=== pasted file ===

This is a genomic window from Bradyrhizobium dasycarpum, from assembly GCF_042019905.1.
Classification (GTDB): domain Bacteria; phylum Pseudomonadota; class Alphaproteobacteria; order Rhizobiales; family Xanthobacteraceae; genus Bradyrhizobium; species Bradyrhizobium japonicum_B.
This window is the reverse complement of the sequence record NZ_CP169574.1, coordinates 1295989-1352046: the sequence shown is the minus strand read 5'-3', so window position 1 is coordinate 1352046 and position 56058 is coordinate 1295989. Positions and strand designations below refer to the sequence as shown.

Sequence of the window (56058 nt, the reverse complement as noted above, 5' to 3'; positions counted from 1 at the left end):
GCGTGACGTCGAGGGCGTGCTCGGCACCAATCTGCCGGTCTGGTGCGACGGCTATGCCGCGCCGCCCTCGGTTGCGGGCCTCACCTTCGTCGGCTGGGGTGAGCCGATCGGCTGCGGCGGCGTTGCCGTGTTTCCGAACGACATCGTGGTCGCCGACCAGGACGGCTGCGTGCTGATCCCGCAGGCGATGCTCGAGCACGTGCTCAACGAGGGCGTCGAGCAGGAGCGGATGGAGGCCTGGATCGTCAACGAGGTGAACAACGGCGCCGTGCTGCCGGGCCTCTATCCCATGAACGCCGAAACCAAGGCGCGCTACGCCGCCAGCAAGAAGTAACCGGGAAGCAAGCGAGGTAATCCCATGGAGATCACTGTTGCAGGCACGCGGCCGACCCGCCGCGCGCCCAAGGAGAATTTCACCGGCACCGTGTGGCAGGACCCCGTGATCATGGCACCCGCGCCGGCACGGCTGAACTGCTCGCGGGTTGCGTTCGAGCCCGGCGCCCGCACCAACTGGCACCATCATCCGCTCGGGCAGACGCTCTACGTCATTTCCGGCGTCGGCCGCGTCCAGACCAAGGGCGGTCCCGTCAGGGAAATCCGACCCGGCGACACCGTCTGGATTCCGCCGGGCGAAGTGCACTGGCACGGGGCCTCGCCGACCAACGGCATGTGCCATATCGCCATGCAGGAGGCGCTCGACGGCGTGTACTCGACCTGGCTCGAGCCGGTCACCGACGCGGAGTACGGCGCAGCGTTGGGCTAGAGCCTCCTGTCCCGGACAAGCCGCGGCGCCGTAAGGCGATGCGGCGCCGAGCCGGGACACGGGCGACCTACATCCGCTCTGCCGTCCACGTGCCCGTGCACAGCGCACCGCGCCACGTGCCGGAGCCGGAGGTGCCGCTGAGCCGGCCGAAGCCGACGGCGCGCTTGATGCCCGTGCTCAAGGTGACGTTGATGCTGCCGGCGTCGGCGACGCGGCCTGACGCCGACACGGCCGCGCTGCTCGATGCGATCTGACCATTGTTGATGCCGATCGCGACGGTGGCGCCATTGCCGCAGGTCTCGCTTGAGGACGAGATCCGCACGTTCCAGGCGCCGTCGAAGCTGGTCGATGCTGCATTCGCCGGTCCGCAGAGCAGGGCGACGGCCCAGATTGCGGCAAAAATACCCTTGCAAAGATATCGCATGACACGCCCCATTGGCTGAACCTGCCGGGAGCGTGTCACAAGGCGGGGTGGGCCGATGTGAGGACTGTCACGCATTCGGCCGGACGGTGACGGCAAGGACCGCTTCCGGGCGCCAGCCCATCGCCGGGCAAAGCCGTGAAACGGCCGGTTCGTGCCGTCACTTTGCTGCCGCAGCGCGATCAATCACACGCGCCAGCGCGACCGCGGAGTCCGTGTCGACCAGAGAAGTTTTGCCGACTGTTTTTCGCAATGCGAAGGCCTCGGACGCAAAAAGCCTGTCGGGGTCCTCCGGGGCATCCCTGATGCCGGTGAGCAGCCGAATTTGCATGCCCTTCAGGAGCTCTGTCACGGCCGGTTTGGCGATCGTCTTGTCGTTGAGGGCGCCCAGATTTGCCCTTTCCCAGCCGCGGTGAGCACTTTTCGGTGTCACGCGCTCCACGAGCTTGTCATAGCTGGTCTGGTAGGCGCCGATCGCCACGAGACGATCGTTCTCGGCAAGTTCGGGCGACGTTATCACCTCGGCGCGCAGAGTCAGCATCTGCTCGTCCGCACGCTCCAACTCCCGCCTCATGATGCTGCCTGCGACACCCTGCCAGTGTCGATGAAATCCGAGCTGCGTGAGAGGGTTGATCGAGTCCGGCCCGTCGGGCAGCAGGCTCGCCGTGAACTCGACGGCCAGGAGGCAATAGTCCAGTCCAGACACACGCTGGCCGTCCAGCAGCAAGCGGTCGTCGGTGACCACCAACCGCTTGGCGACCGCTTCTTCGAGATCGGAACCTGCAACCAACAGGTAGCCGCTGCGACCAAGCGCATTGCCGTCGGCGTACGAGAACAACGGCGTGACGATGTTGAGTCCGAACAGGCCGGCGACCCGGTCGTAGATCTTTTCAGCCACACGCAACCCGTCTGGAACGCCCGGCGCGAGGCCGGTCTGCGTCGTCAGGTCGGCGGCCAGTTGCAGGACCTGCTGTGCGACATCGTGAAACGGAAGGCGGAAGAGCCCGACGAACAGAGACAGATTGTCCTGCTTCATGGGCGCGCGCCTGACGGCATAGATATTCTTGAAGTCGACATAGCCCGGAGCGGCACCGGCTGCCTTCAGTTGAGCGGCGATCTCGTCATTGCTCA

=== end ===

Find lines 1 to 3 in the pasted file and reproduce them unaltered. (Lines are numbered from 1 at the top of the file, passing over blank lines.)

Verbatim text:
This is a genomic window from Bradyrhizobium dasycarpum, from assembly GCF_042019905.1.
Classification (GTDB): domain Bacteria; phylum Pseudomonadota; class Alphaproteobacteria; order Rhizobiales; family Xanthobacteraceae; genus Bradyrhizobium; species Bradyrhizobium japonicum_B.
This window is the reverse complement of the sequence record NZ_CP169574.1, coordinates 1295989-1352046: the sequence shown is the minus strand read 5'-3', so window position 1 is coordinate 1352046 and position 56058 is coordinate 1295989. Positions and strand designations below refer to the sequence as shown.